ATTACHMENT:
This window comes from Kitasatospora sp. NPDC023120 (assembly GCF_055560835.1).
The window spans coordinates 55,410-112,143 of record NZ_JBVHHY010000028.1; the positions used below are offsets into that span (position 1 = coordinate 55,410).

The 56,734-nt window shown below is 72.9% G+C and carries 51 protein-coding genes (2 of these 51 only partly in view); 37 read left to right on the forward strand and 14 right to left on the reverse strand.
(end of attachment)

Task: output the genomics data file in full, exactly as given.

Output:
This window comes from Kitasatospora sp. NPDC023120 (assembly GCF_055560835.1).
The window spans coordinates 55,410-112,143 of record NZ_JBVHHY010000028.1; the positions used below are offsets into that span (position 1 = coordinate 55,410).

The 56,734-nt window shown below is 72.9% G+C and carries 51 protein-coding genes (2 of these 51 only partly in view); 37 read left to right on the forward strand and 14 right to left on the reverse strand.